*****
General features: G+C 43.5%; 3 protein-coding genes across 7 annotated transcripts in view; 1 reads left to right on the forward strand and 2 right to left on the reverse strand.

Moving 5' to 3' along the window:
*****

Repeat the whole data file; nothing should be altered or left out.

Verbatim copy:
General features: G+C 43.5%; 3 protein-coding genes across 7 annotated transcripts in view; 1 reads left to right on the forward strand and 2 right to left on the reverse strand.

Moving 5' to 3' along the window: